Peter Noordhoek is a member of the Dutch Christian-democratic party
(CDA). He is a member of the board of the scientific institute of the
party and has several other functions within the party to keep the
information flowing. At the moment he is preparing for the next
campaign. Here he reflects on a recent visit to Britain and recommends that Conservatives embrace a serious programme of decentralisation.
Recently I had the privilege of leading a small delegation of the Dutch
Christian Democratic Party (CDA) to Britain. Our purpose was to visit a
number of Conservative MPs and compare notes on policy. Now I know
these sort of visits take place all the time, but perhaps some feedback
would be worthwhile.
As a party we had a journey through the desert of opposition from 1994
to 2001, made a spectacular comeback, and are now in the painful
process of discovering that not everyone is welcoming the change agenda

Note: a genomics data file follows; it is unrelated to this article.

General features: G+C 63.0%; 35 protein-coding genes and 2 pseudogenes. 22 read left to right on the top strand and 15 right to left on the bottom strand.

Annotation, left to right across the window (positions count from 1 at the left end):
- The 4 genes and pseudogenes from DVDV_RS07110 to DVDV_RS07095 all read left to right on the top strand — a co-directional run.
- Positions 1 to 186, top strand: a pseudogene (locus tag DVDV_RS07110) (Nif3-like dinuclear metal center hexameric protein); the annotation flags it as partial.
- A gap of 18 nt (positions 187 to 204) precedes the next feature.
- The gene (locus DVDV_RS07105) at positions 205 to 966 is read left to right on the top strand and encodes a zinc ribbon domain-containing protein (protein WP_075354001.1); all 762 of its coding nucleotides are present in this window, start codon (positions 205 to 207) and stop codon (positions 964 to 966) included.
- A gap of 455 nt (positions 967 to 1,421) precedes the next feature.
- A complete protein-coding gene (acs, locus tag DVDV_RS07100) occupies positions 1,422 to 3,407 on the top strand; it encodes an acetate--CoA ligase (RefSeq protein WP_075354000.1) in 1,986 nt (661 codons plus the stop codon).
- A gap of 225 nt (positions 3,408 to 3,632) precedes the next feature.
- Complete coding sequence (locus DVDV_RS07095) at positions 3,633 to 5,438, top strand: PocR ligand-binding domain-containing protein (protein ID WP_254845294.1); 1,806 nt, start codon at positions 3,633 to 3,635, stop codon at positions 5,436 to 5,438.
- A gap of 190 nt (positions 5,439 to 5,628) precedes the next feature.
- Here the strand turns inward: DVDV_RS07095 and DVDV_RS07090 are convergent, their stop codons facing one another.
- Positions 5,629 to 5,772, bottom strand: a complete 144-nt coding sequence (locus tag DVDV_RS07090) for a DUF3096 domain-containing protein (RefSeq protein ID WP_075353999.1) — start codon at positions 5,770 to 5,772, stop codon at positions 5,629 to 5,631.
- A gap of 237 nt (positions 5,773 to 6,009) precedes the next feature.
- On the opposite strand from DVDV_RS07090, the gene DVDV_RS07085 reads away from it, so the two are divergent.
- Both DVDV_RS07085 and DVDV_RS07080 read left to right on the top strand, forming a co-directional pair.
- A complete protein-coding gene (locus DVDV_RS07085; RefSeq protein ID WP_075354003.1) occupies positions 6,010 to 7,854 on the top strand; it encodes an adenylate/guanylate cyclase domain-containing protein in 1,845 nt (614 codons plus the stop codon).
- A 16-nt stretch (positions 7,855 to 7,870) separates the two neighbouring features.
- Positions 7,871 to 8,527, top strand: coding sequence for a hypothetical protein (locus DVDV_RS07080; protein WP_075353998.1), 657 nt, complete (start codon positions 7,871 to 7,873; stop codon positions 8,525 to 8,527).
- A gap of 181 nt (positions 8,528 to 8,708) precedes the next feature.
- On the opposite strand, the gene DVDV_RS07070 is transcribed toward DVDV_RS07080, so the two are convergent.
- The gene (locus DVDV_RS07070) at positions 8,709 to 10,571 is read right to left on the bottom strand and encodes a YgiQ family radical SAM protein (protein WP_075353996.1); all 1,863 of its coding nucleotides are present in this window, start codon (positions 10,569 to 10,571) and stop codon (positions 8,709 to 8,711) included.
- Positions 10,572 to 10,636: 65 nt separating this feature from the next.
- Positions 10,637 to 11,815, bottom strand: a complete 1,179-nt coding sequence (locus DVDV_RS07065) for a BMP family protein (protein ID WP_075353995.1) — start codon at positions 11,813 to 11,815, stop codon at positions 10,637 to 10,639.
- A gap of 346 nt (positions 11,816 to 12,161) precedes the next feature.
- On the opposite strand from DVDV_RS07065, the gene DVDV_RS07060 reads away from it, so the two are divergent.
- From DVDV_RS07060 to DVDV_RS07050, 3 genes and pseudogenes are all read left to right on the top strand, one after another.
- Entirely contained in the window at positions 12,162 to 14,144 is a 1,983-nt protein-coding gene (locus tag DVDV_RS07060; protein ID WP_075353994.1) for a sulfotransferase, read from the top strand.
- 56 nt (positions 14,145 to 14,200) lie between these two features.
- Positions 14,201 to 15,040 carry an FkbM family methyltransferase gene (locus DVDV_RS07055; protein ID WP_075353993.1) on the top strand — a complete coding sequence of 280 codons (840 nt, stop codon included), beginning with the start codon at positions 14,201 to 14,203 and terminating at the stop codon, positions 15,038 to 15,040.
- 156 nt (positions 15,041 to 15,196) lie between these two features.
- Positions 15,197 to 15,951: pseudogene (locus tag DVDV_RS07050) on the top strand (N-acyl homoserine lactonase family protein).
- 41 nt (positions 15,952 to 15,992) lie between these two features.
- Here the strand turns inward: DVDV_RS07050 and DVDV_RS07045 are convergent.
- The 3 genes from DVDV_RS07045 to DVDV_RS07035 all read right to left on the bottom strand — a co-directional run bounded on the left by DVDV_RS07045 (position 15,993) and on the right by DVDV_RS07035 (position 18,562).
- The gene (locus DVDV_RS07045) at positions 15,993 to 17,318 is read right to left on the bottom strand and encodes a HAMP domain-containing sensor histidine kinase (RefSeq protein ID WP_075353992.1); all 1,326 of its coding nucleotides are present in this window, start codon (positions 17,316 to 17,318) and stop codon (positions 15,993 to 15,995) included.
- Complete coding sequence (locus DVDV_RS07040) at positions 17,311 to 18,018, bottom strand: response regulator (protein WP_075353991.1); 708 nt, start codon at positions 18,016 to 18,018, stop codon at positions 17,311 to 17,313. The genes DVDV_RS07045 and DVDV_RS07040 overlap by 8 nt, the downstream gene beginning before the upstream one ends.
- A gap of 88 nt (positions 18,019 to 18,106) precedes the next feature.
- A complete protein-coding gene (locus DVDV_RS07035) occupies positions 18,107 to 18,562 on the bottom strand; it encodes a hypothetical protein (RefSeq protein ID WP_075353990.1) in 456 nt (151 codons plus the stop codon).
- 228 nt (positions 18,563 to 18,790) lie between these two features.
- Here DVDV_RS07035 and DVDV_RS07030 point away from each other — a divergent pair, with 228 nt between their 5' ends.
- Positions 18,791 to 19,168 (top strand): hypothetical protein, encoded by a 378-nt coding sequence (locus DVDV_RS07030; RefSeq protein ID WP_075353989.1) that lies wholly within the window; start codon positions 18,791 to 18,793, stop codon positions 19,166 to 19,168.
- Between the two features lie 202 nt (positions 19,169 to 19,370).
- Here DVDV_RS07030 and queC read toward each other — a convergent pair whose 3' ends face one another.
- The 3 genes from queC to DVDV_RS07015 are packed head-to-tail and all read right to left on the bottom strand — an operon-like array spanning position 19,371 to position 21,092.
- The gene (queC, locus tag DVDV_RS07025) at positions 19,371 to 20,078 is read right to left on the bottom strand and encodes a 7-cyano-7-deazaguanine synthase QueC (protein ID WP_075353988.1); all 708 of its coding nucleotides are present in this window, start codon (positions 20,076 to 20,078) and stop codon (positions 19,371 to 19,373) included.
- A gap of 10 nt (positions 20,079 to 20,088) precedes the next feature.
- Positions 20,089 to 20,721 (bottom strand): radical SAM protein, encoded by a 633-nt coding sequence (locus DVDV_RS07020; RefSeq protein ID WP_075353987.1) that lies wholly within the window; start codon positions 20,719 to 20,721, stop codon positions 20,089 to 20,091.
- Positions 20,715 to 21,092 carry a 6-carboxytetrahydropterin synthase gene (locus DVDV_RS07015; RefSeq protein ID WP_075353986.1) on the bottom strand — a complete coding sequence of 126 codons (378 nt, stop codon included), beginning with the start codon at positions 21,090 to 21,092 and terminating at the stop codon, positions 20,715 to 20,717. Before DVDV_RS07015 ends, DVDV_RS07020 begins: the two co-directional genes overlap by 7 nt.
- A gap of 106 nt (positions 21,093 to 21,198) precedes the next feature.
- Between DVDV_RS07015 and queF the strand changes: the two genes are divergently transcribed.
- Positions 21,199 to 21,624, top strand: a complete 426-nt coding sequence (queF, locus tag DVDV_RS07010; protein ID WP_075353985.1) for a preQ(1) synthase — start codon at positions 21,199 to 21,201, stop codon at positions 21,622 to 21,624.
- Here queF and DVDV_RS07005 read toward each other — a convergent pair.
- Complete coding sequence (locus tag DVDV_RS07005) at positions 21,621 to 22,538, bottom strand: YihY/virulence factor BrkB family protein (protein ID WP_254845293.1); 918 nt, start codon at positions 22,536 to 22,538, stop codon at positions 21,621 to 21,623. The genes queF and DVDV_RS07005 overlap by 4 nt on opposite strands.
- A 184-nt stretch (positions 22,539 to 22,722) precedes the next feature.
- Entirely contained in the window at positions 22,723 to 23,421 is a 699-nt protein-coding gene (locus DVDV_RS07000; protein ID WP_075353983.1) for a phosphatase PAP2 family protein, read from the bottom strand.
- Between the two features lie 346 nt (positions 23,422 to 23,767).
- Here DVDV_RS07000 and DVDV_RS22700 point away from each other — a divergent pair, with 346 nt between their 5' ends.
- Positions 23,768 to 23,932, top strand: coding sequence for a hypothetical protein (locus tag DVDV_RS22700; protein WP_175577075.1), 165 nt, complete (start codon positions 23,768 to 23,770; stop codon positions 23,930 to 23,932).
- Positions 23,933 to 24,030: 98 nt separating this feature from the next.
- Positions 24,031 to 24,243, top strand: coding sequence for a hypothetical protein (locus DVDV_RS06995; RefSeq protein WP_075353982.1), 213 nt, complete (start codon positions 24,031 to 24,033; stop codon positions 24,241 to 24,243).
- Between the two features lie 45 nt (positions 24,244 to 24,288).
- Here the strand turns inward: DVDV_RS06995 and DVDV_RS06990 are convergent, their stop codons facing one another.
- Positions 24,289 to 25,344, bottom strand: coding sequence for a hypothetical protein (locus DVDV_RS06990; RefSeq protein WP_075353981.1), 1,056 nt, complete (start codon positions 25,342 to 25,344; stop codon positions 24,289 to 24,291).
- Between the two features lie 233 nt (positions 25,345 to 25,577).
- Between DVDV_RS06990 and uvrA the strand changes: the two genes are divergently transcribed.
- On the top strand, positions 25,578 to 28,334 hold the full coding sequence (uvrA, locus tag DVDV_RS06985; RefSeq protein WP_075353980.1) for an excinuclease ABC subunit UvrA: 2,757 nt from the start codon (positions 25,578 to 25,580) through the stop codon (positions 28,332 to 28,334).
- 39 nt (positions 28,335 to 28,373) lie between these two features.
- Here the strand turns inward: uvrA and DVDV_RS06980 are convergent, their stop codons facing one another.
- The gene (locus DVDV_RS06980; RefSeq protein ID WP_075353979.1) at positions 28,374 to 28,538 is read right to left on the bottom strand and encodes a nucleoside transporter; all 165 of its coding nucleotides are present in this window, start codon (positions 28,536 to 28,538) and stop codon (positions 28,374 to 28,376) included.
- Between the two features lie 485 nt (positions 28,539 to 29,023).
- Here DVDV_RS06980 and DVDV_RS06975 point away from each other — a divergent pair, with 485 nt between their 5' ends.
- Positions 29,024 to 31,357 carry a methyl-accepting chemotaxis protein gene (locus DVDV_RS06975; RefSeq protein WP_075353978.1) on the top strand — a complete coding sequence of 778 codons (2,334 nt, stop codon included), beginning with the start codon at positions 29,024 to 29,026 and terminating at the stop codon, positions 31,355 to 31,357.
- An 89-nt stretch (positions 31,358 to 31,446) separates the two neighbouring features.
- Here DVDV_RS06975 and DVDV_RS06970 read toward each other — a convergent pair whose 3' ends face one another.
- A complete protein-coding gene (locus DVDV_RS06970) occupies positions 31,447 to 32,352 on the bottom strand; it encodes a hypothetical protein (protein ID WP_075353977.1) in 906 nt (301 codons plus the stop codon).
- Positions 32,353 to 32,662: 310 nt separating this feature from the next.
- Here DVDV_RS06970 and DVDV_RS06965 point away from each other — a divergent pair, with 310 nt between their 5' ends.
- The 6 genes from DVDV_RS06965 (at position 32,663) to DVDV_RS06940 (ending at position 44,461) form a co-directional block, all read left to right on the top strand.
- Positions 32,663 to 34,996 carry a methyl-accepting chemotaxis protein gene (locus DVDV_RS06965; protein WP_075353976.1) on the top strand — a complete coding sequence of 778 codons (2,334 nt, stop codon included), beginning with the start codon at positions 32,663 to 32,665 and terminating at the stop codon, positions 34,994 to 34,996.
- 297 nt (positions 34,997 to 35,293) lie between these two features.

that got us elected. After a number of great results, we just lost our
local elections and will have to work hard to win the next general
election. I have seen you struggle during all those years and it is
wonderful to see that you finally have got it right. In the
conversations we had with your MPs and some other Conservatives, I sort
of heard a constant ‘click’, ‘click’ sound. It all came together. Well,
almost. Very different personalities told us the same kind of things.
There were also the little tell-tale signs of people speaking with
confidence in the future. Of course there will be all kind of
difficulties to overcome. Still, I trust that you will enjoy the
success that is coming your way.